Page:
The release of four 'how-to-teach' films has deepened the divide between Chief Inspector and curriculum advisers. The Office for Standards in Education is heading for further controversy by launching a nationwide series of "how to teach" videos for primary schools - without consulting the Government's curriculum authority or the Teacher Training Agency.
Officials at the School Curriculum and Assessment Authority are privately outraged at the plan, which they see as further evidence of Chief Inspector Chris Woodhead's determination to force his own agenda on the education system.
The four OFSTED videos on reading and mathematics are designed to follow up the new primary curriculum plans floated by the Government's literacy and numeracy centres, as reported in last week's TES. The plans are widely seen as the basis of a new national curriculum, and were drawn up in collaboration with OFSTED, SCAA and the TTA.
OFSTED this week denied it was trying to take over the project and insisted it was doing no more than sticking to its brief of disseminating the best practice. "These are videos of good teaching," said a spokesman. "We are not telling people how to teach. All we're doing is recording good examples of teaching that fit in with the framework drawn up for the Secretary of State's literacy and numeracy projects.
"We're giving teachers an opportunity to come and share that expertise and learning."
But primary headteachers have warned they will consign the initiative to the dustbin if it is seen as a "back-door" route for Mr Woodhead's traditionalist views. New curriculum plans, they said, must be introduced in collaboration with all the government agencies and with teachers' organisations.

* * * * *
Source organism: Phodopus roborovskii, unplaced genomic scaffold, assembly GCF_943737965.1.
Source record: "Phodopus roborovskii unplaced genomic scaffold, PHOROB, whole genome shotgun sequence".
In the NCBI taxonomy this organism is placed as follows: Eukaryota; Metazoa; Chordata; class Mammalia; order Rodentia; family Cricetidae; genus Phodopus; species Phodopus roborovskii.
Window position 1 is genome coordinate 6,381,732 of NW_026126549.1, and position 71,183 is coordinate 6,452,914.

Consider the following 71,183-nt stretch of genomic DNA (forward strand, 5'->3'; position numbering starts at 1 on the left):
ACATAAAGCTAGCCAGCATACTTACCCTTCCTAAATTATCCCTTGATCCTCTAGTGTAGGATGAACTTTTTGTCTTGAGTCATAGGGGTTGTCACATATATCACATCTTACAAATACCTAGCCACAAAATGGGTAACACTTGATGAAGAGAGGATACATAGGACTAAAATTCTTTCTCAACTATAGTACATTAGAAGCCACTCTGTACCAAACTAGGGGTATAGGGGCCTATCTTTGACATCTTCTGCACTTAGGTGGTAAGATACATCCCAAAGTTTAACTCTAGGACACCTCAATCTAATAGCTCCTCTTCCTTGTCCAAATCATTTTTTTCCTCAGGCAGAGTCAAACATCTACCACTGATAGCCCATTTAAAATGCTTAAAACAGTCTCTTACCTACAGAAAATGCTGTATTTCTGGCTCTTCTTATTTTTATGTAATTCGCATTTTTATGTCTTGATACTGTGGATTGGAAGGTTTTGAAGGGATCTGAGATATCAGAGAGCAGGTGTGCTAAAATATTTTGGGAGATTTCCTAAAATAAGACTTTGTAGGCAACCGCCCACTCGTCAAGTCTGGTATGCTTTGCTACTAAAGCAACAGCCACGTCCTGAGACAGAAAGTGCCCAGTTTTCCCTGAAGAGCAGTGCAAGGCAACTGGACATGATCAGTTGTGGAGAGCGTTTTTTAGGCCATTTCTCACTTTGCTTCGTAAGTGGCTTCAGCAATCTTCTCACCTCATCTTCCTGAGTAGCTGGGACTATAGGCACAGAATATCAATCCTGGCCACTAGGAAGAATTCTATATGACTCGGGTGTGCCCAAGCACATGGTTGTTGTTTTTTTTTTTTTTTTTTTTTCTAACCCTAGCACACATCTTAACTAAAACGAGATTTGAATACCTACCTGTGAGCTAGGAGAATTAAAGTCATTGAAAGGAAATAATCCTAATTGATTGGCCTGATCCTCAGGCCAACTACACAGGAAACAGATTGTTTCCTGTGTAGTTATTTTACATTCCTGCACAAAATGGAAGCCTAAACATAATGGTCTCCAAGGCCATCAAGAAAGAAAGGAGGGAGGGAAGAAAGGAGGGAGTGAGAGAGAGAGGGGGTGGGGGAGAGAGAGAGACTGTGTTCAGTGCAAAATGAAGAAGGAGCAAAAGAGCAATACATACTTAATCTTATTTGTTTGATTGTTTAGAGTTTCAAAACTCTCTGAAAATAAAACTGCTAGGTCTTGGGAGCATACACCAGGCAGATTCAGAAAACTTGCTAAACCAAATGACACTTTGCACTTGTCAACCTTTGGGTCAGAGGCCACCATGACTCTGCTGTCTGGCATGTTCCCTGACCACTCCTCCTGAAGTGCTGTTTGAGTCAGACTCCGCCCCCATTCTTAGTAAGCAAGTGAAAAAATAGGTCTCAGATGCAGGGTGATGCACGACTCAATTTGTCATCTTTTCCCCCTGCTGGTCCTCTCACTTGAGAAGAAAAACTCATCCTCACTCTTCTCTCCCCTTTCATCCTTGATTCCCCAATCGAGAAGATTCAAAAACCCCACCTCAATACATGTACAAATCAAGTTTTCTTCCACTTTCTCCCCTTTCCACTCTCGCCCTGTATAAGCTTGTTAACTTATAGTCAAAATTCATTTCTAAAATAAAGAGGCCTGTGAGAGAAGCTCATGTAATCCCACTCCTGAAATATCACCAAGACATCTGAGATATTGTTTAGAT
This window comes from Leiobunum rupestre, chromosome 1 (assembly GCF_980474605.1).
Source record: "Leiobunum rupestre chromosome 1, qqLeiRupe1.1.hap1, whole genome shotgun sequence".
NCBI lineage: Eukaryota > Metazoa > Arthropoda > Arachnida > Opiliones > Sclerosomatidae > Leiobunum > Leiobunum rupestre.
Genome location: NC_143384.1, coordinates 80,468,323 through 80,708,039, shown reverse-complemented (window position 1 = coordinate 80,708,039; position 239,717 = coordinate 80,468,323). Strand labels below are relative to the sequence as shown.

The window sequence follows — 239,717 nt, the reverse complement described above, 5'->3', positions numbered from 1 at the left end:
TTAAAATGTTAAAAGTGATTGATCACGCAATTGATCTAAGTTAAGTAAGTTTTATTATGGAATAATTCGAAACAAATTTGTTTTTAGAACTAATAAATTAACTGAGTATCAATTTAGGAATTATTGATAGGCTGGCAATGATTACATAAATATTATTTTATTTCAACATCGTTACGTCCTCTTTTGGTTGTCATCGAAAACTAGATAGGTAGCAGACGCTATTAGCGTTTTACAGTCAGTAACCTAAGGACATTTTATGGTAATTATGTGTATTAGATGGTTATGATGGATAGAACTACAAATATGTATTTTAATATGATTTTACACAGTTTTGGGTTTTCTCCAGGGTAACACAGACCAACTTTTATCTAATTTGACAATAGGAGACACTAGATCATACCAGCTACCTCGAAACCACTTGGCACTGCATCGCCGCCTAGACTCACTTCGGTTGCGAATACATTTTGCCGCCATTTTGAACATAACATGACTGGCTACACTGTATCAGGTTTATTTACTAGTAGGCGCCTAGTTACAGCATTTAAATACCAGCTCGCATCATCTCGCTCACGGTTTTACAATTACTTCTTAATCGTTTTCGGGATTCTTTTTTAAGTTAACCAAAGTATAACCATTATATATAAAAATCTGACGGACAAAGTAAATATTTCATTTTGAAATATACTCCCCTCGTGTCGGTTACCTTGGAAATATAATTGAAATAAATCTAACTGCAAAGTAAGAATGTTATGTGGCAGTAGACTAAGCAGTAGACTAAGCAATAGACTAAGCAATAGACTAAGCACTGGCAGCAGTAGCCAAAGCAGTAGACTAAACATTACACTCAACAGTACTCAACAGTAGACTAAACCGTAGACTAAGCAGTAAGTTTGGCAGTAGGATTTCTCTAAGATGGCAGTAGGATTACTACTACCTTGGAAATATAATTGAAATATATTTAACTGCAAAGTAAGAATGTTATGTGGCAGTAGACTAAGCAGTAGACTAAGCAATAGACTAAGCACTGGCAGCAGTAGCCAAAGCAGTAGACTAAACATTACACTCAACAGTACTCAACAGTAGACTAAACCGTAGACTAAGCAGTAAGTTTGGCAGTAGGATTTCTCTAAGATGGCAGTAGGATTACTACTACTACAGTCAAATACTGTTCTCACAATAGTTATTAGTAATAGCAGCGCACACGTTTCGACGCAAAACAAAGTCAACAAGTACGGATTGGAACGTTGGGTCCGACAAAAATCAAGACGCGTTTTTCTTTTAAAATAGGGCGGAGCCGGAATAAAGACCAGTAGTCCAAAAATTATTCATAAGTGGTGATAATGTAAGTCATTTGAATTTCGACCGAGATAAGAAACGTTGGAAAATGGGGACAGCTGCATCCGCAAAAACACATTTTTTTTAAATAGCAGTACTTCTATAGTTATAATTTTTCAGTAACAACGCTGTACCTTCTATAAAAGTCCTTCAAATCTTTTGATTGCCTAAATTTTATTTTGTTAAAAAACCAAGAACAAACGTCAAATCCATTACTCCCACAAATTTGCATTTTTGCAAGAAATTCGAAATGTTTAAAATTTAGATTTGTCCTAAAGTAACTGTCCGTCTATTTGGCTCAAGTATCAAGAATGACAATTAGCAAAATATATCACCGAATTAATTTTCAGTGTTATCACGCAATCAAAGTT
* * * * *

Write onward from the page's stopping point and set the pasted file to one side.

The TTA has not been involved in the videos, even though it will be launching its own national curriculum for trainees in maths and English in the New Year.
The films, believed to be costing around Pounds 200,000 to produce, will be on sale to schools in the early summer. They will show examples of successful teaching, with an emphasis on whole-class work, and examples of carefully directed group work. Phonic approaches to reading are expected to figure.
SCAA's concern is indicative of the tension between the main education quangos. There were protracted arguments about last week's joint Standards over Time report, with Mr Woodhead insisting that standards at A-level had fallen - even though the evidence is, at best, equivocal. The TTA has also made plain its dislike of Mr Woodhead's belligerent approach towards the profession.
Professor Michael Barber, dean of new initiatives at the Institute of Education at London University and an adviser to Labour's front bench, says that rows between government agencies are damaging British education. In his inaugural lecture, he said a new government must dispel the tension as a priority.
David Hart, general secretary of the National Association of Head Teachers, said: "The failure to consult is quite remarkable. If schools feel that a government agency such as OFSTED is trying to impose a literacy and numeracy curriculum by the back door, then it will be undermined.
"It is time that everyone came up-front, said what's going on, and consulted the teachers' organisations. We do not want people trying to impose their own agenda. Nobody's interests are served by secrecy.
"We can ensure that these initiatives will be a roaring success. We can also advise our members that, until we have satisfaction, they should be extremely wary."